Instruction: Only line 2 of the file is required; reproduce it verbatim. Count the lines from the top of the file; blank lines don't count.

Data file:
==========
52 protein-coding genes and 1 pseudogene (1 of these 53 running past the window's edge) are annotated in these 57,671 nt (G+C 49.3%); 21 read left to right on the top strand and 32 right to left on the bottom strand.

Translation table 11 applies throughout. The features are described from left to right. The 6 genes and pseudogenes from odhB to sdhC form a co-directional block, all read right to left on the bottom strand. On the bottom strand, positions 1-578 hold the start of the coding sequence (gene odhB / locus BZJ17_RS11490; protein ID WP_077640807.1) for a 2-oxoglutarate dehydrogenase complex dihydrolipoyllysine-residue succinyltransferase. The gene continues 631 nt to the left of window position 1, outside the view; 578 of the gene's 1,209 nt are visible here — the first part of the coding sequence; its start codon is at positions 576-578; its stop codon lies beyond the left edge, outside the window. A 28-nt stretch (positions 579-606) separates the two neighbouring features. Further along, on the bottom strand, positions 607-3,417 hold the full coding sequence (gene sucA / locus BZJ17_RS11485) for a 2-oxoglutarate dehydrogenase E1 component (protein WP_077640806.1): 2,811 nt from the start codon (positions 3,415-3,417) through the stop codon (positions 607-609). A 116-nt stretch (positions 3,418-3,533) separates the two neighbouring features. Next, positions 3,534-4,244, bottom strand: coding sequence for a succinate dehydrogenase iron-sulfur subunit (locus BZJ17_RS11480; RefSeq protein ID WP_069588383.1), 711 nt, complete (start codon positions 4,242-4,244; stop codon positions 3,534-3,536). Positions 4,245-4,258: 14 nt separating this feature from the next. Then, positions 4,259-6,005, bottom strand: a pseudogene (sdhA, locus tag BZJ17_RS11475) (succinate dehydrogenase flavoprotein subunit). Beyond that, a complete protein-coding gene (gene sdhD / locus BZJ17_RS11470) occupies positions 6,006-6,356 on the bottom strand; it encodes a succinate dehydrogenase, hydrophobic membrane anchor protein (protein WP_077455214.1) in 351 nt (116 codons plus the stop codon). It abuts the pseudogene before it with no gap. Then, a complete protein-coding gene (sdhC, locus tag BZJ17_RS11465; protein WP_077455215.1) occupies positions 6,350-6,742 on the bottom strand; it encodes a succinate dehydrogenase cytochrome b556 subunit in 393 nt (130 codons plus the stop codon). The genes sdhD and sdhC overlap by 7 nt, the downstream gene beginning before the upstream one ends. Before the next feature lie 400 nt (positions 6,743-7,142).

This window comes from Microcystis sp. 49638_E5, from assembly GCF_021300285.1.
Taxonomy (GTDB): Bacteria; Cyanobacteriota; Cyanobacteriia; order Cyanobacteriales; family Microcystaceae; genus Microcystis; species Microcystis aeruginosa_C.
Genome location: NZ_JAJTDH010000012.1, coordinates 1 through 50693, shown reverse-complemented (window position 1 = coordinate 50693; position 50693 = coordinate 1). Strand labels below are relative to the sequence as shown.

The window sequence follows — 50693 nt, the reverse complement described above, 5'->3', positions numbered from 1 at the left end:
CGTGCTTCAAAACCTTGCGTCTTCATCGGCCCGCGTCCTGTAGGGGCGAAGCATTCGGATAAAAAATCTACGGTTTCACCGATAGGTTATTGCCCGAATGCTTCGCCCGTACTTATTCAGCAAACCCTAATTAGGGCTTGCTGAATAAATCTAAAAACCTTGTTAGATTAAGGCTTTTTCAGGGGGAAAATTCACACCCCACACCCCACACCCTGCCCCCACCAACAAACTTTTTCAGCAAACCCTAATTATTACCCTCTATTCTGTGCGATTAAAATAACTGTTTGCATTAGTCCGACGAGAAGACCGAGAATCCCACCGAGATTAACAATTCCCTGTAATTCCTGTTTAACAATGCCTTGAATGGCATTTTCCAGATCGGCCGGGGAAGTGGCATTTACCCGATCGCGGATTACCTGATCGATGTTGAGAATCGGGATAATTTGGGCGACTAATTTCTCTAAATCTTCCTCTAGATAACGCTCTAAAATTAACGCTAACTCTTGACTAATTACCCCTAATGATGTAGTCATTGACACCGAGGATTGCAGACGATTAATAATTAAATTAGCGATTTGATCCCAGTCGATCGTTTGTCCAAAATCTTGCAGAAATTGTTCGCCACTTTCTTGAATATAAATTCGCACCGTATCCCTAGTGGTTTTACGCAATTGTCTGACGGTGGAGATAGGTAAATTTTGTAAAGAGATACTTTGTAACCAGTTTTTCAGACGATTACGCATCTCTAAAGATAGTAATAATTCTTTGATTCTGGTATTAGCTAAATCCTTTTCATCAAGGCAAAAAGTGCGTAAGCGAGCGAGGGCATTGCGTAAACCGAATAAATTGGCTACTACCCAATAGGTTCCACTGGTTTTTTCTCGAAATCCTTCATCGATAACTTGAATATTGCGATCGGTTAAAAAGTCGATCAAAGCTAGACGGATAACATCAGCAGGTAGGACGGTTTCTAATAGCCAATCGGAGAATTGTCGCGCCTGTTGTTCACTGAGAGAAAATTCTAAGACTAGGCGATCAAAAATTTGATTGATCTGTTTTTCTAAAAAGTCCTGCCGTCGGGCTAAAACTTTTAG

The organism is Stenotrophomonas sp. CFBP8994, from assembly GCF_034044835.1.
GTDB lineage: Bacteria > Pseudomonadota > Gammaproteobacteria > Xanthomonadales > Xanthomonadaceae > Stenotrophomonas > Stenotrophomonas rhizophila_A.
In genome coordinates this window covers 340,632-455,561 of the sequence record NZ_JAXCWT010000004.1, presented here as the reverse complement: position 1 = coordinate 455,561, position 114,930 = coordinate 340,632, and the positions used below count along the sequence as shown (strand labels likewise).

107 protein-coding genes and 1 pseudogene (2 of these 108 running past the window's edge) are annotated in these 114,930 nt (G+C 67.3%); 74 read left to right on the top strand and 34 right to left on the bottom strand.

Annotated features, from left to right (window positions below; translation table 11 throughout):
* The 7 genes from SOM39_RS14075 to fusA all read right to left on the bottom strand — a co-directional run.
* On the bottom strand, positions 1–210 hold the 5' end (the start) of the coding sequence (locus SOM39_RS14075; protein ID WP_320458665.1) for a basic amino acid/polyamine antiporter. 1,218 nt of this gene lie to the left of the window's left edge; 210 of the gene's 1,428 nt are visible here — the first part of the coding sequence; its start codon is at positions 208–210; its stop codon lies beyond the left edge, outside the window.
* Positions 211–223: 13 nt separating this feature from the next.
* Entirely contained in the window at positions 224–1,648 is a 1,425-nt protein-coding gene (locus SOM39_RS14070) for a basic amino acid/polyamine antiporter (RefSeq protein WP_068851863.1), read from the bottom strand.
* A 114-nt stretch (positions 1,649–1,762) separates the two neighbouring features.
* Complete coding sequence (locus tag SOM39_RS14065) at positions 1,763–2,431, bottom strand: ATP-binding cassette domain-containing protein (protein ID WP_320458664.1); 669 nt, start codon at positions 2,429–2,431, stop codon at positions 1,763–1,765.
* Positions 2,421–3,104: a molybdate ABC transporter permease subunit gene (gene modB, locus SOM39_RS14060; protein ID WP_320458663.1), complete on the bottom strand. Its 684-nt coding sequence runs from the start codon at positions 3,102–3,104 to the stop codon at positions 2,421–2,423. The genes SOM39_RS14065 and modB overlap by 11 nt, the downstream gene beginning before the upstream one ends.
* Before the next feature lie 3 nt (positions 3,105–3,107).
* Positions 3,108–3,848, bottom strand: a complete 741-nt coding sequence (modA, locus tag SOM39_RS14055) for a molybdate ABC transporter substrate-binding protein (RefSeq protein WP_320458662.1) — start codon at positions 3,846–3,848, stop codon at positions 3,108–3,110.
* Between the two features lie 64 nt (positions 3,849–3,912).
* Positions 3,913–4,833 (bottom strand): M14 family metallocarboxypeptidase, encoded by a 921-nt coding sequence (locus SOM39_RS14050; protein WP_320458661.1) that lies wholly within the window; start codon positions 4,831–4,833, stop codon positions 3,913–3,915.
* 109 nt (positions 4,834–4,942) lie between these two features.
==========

Translation table 11 applies throughout. The features are described from left to right. The 6 genes and pseudogenes from odhB to sdhC form a co-directional block, all read right to left on the bottom strand. On the bottom strand, positions 1-578 hold the start of the coding sequence (gene odhB / locus BZJ17_RS11490; protein ID WP_077640807.1) for a 2-oxoglutarate dehydrogenase complex dihydrolipoyllysine-residue succinyltransferase. The gene continues 631 nt to the left of window position 1, outside the view; 578 of the gene's 1,209 nt are visible here — the first part of the coding sequence; its start codon is at positions 576-578; its stop codon lies beyond the left edge, outside the window. A 28-nt stretch (positions 579-606) separates the two neighbouring features. Further along, on the bottom strand, positions 607-3,417 hold the full coding sequence (gene sucA / locus BZJ17_RS11485) for a 2-oxoglutarate dehydrogenase E1 component (protein WP_077640806.1): 2,811 nt from the start codon (positions 3,415-3,417) through the stop codon (positions 607-609). A 116-nt stretch (positions 3,418-3,533) separates the two neighbouring features. Next, positions 3,534-4,244, bottom strand: coding sequence for a succinate dehydrogenase iron-sulfur subunit (locus BZJ17_RS11480; RefSeq protein ID WP_069588383.1), 711 nt, complete (start codon positions 4,242-4,244; stop codon positions 3,534-3,536). Positions 4,245-4,258: 14 nt separating this feature from the next. Then, positions 4,259-6,005, bottom strand: a pseudogene (sdhA, locus tag BZJ17_RS11475) (succinate dehydrogenase flavoprotein subunit). Beyond that, a complete protein-coding gene (gene sdhD / locus BZJ17_RS11470) occupies positions 6,006-6,356 on the bottom strand; it encodes a succinate dehydrogenase, hydrophobic membrane anchor protein (protein WP_077455214.1) in 351 nt (116 codons plus the stop codon). It abuts the pseudogene before it with no gap. Then, a complete protein-coding gene (sdhC, locus tag BZJ17_RS11465; protein WP_077455215.1) occupies positions 6,350-6,742 on the bottom strand; it encodes a succinate dehydrogenase cytochrome b556 subunit in 393 nt (130 codons plus the stop codon). The genes sdhD and sdhC overlap by 7 nt, the downstream gene beginning before the upstream one ends. Before the next feature lie 400 nt (positions 6,743-7,142).